ART ● Art Director – Amy Steinhauser, Mizu Sushi (NYC) – Popular lunch spot for Flatiron media types needing to bitch. ● Assistant Designer – Serra Semi, Momofuku Ssäm Bar (NYC) – Chef-of-the-minute David Chang fancies up Korean burritos and gets avant-garde after 6pm. ● Photography Assistant – Stephanie Swanicke, Canal Room (NYC) – Jersey hordes in the house, but discreet famous faces still rock all night. ● Freelance Designer – Krista Quick, t.b.d (NYC) – Sleek and chic lounge in the heart of Greenpoint.

FASHION & BEAUTY ● Market Editor – Bryan Levandowski, Shang (NYC) – Toronto-bred Susur Lee takes on nouveau Asian small plates at the Thompson LES. ● Fashion Assistant – Wilson Mathews III, Dylan’s Candy Bar (NYC) – King-sized candy shop hypnotizing children and torturing adult waistlines in the UES.

BLACKBOOK MEDIA CORP ● Chairman – Bob Hoff, Voyeur (LA) – The inspiration is Eyes Wide Shut…so yes, there’s lots of leather. ● CEO – Ari Horowitz, Nikki Beach (St. Barts) – An escape into paradise in the middle of, well, paradise. ● Associate Publisher – Brett Wagner, Barrio Chino (NYC) – Chino Latino tequila bar serving up 50 kinds of that devil stuff. ● Director of Finance and Operations – Joe Friedman, Brooklyn Bowl (NYC) – Rock and bowl will never die. ● Corporate Counsel – Drew Patrick, Tournesol (NYC) – Coq au vin and crème brûlée? Oui! Oui! ● Executive Assistant – Bridgette Bek, Tu Lan (San Francisco) – Word-of-mouth dingy treasure serving good, cheap Vietnamese food in a downright crappy location.

ADVERTISING – advertising@bbook.com ● Senior Account Executive – Dina Matar, Ilili (NYC) – Upscale Lebanese moves miles beyond falafel. ● Account Executive – Brian Kantor, Lillie’s (NYC) – Victorian pub with just enough antiquery to make you feel grand. ● Executive Director, BlackBook Access – Gregg Berger, Indochine (NYC) – French-colonial greets uptown-cum-downtown diners. ● Advertising Director – Michelle Koruda, Shorty’s .32 (NYC) – Josh Eden under-promises and over-delivers at this Soho charmer. ● Detroit Account Executives – Jeff Hannigan, The Lodge (Chicago) -Ye old typical Division Street cheese, but always a shameless good time. Kristen von Bernthal, Hudson Bar at Hudson Hotel (NYC) – Acid-trip décor. Sit on a log and rest your drink on a gnome head. ● Midwest Account Executives – Susan Welter, Hopleaf Bar (Chicago) – Andersonville’s best bar. Belgian beers and food meet in a place that’s too smart to be too cool and vice versa. Andrea Forrester, Coast Sushi (Chicago) – BYOB meets the sea at this high-quality Wicker Park sushi spot. ● Southwest Account Executive – Molly Ballantine, Rustic Canyon (LA) – Leave it to the upper-cresty West-siders to show everyone else up with their moody, fashionable darkwood and cream take on the ubiquitous neighborhood wine bar. ● Northwest Account Executives – Catherine Hurley, Coi (San Francisco) – The apotheosis of both the molecular gastronomy trend and the sustainable food movement: ethereal, futuristic flavors in a serene environment. Shawn O’Meara, Nopalito (San Francisco) – ● Sales Coordinator – Celia Ballou, Pink Pony (NYC) – Pseudo-bohemian bistro that’s better for people watching than, like, eating or whatever.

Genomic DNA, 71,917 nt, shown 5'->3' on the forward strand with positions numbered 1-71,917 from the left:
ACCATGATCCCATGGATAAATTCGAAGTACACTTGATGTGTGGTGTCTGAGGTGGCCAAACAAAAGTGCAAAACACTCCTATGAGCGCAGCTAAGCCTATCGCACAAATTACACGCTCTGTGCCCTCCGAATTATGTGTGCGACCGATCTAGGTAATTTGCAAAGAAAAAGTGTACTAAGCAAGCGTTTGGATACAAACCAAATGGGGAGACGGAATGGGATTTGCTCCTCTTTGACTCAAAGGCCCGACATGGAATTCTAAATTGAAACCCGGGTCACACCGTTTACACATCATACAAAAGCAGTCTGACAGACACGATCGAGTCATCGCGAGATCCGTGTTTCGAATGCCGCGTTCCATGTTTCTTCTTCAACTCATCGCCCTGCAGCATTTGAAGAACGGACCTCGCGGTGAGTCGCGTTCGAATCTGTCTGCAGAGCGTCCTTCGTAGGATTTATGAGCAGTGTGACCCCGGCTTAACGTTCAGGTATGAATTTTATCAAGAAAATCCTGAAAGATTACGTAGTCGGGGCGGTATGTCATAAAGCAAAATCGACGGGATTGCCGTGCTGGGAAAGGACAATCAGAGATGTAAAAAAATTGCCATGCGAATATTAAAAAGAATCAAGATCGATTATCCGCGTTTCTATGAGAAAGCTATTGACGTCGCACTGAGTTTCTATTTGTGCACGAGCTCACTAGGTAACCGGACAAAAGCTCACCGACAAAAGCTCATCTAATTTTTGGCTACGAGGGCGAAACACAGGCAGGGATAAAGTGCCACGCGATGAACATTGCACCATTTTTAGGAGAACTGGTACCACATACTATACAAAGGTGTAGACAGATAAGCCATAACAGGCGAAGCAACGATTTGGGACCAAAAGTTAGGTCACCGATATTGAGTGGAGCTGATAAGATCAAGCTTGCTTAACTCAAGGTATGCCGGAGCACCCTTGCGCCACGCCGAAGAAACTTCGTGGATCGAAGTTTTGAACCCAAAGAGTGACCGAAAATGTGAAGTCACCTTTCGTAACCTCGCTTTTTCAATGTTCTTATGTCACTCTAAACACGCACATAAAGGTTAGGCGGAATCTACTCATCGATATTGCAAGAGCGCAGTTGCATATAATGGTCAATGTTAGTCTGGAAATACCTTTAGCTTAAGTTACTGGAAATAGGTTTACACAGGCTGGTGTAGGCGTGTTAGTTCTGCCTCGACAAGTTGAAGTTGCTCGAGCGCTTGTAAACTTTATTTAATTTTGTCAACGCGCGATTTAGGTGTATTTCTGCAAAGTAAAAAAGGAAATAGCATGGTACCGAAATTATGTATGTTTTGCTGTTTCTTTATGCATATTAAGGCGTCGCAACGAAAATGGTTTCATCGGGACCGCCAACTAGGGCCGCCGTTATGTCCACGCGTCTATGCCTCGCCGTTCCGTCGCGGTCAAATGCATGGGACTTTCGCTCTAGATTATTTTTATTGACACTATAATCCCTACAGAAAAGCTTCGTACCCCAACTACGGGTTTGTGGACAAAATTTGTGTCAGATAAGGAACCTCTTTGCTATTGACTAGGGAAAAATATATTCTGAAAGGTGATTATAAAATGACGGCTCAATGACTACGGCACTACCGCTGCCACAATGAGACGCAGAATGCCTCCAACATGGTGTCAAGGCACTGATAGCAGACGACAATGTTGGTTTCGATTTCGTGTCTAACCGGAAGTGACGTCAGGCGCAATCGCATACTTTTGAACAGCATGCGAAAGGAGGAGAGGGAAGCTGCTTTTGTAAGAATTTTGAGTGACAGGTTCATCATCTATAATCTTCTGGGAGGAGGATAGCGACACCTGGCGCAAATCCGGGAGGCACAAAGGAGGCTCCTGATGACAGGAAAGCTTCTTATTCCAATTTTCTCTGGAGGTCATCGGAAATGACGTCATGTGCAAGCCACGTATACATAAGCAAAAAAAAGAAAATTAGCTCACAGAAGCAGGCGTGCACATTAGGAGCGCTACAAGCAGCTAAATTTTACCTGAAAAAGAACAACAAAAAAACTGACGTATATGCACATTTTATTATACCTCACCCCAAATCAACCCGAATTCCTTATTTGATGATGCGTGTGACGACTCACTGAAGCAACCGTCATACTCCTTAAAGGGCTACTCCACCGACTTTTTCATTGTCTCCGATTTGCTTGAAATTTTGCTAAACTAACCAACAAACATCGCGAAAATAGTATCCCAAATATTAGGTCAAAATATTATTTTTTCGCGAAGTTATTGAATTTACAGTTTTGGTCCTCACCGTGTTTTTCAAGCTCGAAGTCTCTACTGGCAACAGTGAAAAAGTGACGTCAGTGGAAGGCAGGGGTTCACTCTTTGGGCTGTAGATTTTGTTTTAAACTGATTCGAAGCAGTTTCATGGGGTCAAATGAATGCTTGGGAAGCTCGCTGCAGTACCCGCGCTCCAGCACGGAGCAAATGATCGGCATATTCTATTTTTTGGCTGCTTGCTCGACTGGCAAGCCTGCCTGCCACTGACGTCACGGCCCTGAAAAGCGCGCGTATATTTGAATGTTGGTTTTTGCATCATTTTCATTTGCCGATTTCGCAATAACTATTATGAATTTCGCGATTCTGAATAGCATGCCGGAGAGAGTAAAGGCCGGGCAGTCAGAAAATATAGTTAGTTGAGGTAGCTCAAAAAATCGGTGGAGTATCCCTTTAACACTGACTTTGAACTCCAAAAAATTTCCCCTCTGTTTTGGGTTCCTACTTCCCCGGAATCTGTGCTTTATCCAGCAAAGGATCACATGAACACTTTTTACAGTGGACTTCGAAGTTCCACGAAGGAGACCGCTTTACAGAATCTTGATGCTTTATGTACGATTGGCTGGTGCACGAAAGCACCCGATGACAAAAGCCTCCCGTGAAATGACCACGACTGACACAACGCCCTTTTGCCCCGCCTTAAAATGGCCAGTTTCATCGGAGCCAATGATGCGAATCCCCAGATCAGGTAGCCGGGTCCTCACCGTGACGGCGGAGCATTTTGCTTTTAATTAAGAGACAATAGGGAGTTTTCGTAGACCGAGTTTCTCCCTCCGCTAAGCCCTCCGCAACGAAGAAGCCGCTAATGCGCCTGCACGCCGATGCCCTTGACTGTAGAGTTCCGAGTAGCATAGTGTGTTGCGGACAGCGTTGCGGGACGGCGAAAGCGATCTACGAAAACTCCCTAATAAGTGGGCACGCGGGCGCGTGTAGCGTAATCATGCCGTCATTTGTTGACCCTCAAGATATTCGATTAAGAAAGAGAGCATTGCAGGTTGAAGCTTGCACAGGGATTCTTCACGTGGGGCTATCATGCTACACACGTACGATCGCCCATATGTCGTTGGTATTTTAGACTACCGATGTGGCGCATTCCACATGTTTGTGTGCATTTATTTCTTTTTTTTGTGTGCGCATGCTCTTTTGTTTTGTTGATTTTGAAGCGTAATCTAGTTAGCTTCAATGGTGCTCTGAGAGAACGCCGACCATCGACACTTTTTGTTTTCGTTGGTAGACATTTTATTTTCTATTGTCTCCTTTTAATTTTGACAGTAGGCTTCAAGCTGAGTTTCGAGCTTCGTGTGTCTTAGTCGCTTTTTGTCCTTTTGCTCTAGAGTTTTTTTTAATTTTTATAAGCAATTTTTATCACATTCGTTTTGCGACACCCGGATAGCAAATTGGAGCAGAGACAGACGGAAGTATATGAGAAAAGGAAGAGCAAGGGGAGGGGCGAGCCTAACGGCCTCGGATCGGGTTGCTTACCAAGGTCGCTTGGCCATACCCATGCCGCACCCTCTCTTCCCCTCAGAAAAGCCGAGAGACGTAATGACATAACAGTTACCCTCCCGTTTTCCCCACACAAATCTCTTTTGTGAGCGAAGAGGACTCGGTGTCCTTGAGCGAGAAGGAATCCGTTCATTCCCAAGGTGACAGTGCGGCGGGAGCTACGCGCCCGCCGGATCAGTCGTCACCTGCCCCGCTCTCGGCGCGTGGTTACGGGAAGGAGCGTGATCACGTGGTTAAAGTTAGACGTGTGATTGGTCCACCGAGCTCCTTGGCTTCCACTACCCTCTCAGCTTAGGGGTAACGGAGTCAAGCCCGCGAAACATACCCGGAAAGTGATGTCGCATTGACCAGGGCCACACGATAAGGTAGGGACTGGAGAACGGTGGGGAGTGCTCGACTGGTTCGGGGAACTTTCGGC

MARKETING ● Marketing Manager – Julie Fabricant, Bottega Louie (LA) – Proof that Downtown is still gentrifying. ● Partnerships & Promotions Manager – Andrew Berman, K & M (NYC) – Former perogie factor converted to current meat market for the indie-rock set. ● Interns – Cristina Girgis, Barbounia (NYC) – Tony Medi with good bones. Interior is all about the arches. Alexandra Vickers, The Slaughtered Lamb Pub (NYC) – Magical enough to overlook the horror movie gimmick.

DIGITAL ● Director of Development – Daniel Murphy, Max’s On Broadway (Baltimore) – Ahhh, good old Max’s I remember you well…well what I can remember anyway. ● Lead Architect – Matt Hackett, Caracas Arepa Bar (NYC) – Arepas, seventeen ways. Venezuela is for carb lovers. ● Developer – Bastian Kuberek, Greenhouse (NYC) – NYC’s first Green club tries to make bottles and models sustainable. ● Developer – Dan Simon, Hudson Terrace (NYC) – Rooftop pleaser for drunk summer afternoons. ● Designer – Matt Strmiska, Uchi (Austin) – Thoroughly inventive and delectable sushi in vibrant environs, compliments of lauded chef Tyson Cole. ● Developer – Sam Withrow, The Knockout (San Francisco) – The vibe is blessedly lawless,prolifically musical and down right hedonistic. Peep tall cans and a sweaty dance floor. ● Quality Assurance Engineer – Sunde Johnson, Melt (NYC) – Brooklyn brunch spot becoming the standard for neighborhood dining. ●Mobile Developer – Otto Toth, Alloro (NYC) – Cacio e Pepe peeps get creative on the Upper East.

BOARD OF DIRECTORS: Bob Hoff, Voyeur (LA). Ari Horowitz, Nikki Beach (St. Barts). Eric Gertler, Matsuhisa (Aspen) – World-famous Nobu chef brings incredibly tasty, stylish, pricy sushi to Aspen. Joe Landry, SLS Hotel at Beverly Hills (LA) – Phillipe Starck and Sam Nazarian mind meld to create a papparazzi-inducing modern luxury hotel in (well, near) BH. Irwin Lieber, Fishtail by David Burke (NYC) – Fresh seafood in the UES by celeb chef David Burke. Dan Pelson, Marea (NYC) – Hopes for a high tide abound at Michael White’s temple to Italian seafood. Barry Rubenstein, Bryant & Cooper (Hamptons) – While it may be trying a little too hard for a classic old-time-y vibe, the steaks are nonetheless quite good. Jack Sullivan, The Raleigh Hotel (Miami) – The local equivalent of LA’s Chateau Marmont.

Top 10 Spots for a First Date

Variety is key when you are testing the waters of love and lust. To some, love is motivated by how fat one’s pocketbook is. To others, it’s based on where one is able to get a reservation at peak time on a Friday night. Whether your leading lady is a tastemaker with a tiny appetite, or your gent is a sucker for the sauce, there’s a hotspot that’s all the bang for your buck, and a watering hole that may just lead to a bang.